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A comprehensive study of the Styx River and river catchment with regard to its recreational value

Lincoln College, University of Canterbury
Publication Date
  • Rivers
  • Recreational Use
  • Styx River
  • Landscape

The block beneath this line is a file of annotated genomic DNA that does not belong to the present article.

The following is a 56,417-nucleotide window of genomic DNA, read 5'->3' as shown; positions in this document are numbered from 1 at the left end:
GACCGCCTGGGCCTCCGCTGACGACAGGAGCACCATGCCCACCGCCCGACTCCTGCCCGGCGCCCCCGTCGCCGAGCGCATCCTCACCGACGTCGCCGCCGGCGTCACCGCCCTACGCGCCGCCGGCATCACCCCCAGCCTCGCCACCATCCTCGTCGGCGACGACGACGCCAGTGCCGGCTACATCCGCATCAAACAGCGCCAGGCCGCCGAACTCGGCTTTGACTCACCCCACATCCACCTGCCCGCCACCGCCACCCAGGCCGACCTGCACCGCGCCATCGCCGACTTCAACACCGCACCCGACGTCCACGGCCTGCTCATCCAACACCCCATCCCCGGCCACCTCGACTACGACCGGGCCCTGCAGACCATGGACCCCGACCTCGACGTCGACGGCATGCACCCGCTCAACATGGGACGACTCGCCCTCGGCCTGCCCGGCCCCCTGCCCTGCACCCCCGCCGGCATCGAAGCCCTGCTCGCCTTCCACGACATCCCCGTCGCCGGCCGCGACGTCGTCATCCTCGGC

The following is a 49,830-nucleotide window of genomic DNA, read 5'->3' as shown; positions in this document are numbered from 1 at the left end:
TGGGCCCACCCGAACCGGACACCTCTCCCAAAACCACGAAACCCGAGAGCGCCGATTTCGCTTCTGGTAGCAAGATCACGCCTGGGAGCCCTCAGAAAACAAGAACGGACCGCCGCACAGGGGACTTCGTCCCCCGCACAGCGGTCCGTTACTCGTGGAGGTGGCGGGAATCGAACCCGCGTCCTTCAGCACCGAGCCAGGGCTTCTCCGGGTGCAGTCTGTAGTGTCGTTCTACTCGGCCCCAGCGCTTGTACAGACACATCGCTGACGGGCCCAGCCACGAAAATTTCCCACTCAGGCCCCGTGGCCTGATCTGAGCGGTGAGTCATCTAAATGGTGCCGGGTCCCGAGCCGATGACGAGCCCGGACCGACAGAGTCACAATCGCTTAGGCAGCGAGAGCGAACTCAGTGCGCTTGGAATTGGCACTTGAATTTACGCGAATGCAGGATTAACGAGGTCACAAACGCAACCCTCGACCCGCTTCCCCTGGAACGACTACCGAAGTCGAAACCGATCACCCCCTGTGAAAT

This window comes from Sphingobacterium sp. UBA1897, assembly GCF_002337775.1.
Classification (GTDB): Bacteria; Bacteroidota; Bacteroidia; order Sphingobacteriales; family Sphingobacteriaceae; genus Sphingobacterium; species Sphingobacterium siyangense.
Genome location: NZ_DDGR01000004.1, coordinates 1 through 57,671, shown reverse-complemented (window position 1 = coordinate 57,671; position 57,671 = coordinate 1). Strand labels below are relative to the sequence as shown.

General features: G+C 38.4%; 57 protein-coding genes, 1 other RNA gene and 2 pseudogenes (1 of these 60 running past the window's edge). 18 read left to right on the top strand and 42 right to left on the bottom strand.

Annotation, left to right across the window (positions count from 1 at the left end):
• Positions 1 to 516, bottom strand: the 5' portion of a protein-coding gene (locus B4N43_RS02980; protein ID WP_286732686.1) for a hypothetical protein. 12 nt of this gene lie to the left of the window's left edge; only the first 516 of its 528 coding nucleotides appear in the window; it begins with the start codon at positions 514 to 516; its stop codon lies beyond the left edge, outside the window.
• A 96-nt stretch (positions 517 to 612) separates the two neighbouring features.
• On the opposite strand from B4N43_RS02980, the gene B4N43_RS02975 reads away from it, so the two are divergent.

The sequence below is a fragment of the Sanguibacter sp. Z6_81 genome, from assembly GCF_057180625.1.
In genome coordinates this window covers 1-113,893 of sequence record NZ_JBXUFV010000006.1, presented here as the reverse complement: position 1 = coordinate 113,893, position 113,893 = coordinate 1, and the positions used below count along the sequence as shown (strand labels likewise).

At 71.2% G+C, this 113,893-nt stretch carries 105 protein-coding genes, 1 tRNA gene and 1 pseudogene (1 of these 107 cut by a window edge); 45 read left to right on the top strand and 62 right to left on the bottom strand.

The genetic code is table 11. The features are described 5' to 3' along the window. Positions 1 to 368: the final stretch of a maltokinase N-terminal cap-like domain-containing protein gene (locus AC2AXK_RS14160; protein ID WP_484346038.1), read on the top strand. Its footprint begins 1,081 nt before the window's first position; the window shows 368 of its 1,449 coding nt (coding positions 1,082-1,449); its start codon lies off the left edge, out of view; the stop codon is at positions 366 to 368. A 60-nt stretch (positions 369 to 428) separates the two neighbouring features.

The city of Christchurch is proud of its rivers, the Avon and Heathcote. Although a conspicuous element within the city, their real potential is largely unrealized. Urban development along the upper portions of these rivers and their tributaries has caused the rivers to become largely inaccessible to the public. Roads and buildings dominate the river because of their closeness to it. The opportunity of emphasizing the rivers in developing the city has been largely ignored. A green space pattern might have been used to divide neighbourhoods, to provide a rural atmosphere within the city linking it to the countryside, to provide a logical pattern to sports-fields placement, and to emphasize the character of the city. The Styx river, situated immediately north of Christchurch, is already being subjected to urbanization. At a time when Government is preparing a ???Come Alive" campaign, encouraging New Zealanders to fulfil mental, spiritual and physical needs outside their daily obligations, it is fitting that a study of the Styx river area should be conducted, with emphasis on its recreational possibilities. Now that we have the benefit of daylight saving, new opportunities exist for the recreational use of the evening. The closeness of the Styx river area to Christchurch would mean that this area could be used for evening leisure activities as well as during weekends and holidays. The increasing size of the urban population is another factor in planning for recreational areas. The Regional Park concept, in which natural areas of sufficient size and beauty close to urban populations are preserved for recreational use, could be conceived for Christchurch, and should consider the Styx area.

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